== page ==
Ben Bradshaw

After the hash the Church of England has made of the issue of same-sex marriage, a group of MPs led by long-standing churchman Ben Bradshaw has hatched a plan to pull the Anglican chestnuts out of the fire. His scheme is undoubtedly well-meaning: unfortunately, it is more likely to push them further in, to be reduced to ashes.

The current church fudge, prepared by the bishops after years of politely pious wrangling and approved by Synod last month, is easy enough to criticise. The teaching that marriage proper is between one man and one woman remains: the church will thus will have no part in marrying same-sex couples. However, it will now bless loving and committed same-sex unions and develop special prayers for them. The illogic is clear: if the justification for rejecting same-sex marriage is that any kind of sex outside opposite-sex marriage – same-sex or otherwise – is sinful, it hardly makes much sense to bless (i.e. condone) it in relationships short of marriage. Predictably, this Janus-faced compromise has satisfied no-one. Traditionalists see marriage being left as an empty shell; radicals see the plan as not going far enough.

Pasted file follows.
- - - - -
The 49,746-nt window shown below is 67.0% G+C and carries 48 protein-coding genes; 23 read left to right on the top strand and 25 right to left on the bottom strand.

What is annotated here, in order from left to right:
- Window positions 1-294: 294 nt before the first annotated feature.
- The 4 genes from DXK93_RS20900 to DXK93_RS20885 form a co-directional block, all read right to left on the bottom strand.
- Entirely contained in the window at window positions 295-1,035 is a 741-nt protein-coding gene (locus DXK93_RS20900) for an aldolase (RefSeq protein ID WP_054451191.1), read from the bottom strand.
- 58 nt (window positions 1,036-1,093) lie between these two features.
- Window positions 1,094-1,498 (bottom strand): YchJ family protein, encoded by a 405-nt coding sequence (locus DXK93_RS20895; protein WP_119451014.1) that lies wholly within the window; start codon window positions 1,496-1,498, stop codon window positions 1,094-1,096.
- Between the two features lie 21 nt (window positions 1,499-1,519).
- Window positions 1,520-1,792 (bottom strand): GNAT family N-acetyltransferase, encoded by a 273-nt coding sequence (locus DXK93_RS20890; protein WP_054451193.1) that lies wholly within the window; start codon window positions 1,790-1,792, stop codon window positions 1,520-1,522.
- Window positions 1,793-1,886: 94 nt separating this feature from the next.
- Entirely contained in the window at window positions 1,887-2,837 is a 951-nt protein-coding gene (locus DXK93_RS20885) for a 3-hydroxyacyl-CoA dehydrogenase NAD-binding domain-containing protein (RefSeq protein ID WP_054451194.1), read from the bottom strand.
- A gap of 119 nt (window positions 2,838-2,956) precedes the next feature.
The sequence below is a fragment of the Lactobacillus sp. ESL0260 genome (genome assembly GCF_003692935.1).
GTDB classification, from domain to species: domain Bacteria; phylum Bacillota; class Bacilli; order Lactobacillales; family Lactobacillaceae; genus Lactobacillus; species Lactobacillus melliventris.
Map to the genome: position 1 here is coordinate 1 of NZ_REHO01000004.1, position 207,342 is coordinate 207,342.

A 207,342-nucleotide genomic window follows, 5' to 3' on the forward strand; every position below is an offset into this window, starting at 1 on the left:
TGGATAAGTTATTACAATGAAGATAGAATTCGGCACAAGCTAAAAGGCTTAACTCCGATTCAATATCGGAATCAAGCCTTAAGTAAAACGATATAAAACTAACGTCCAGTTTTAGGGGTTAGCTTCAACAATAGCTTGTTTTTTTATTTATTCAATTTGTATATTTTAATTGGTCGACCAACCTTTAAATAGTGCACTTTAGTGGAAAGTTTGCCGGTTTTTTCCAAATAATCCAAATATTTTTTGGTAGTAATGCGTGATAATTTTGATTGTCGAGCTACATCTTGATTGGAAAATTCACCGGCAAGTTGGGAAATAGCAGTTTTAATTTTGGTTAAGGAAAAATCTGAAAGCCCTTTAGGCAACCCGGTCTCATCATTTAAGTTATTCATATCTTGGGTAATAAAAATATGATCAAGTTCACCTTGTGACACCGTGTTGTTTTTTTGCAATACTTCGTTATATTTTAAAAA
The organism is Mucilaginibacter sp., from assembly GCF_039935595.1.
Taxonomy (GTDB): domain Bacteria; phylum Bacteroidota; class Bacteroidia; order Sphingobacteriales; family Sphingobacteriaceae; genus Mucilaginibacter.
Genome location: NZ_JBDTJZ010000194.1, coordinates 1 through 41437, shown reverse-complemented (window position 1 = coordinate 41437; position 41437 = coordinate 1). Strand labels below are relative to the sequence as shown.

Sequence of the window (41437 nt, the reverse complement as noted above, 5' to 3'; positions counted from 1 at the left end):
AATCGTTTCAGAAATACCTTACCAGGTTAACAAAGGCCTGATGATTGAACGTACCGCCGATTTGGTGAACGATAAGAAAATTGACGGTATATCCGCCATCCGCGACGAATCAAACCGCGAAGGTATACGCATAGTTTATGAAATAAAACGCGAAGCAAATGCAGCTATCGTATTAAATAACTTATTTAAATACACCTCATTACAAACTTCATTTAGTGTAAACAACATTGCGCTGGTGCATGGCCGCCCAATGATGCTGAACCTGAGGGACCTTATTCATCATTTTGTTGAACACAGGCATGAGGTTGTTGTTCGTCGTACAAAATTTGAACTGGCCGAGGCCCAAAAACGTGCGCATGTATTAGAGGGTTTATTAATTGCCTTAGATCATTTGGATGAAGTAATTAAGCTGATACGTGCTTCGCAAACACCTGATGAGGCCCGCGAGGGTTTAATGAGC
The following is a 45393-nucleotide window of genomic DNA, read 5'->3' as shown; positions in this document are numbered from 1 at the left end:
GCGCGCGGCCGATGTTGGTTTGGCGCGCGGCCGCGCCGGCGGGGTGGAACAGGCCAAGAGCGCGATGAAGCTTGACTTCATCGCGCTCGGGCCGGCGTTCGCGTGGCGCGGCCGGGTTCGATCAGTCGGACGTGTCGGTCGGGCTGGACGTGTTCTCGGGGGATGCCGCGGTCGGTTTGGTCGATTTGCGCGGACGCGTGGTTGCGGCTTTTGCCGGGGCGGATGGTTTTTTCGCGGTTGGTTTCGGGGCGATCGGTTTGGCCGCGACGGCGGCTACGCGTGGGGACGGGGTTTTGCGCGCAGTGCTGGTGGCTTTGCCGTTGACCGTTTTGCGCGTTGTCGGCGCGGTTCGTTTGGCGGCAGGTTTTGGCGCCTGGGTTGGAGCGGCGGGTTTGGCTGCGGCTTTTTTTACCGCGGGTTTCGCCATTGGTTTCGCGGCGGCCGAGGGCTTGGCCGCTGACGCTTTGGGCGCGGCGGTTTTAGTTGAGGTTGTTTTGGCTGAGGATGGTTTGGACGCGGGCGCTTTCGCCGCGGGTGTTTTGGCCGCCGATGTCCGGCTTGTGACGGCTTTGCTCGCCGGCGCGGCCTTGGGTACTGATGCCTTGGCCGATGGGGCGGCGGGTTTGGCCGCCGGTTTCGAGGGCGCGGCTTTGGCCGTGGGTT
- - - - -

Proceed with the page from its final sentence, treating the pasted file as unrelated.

Labour’s Ben Bradshaw has now tabled a ten-minute-rule bill in the Commons to sort things out. He proposes a deceptively simple measure that would override church self-governance in this respect and permit, but not require, clergy to marry same-sex couples in church.

At first glance, this bill (which has no almost chance of success, but presages a more serious push) looks as liberal and innocuous as you can get. If a clergyman’s conscience is clear on the point, why not allow him to follow it, provided you avoid coercion? It is only when you look closer that you see that if enacted it would represent about the worst possible outcome for the Church.

To begin with, it is no compromise: to the contrary, it embodies a slam-dunk victory for the progressives. Even radicals like the Bishop of Oxford never seriously suggested forcing priests to marry same-sex couples against their will, limiting themselves to permitting it, which is precisely what the Bradshaw bill does. The point made by the conservatives, which rightly carried the day with the bishops, was that allowing same-sex marriage in church itself involved abandonment of the doctrine of marriage as being a mystical union between one man and one woman and replacing it with a vague criterion of committed sexual attraction. The idea of Parliament simply ignoring this point, and thus forcing on the church acceptance of a radical change in doctrine already rejected by its bishops, is not attractive.

Secondly, the reasons behind the Bradshaw initiative are not theological, but instead represent an unsavoury combination of secular political activism, petty managerialism and parochalism (in the worst sense).

Read it all in The Spectator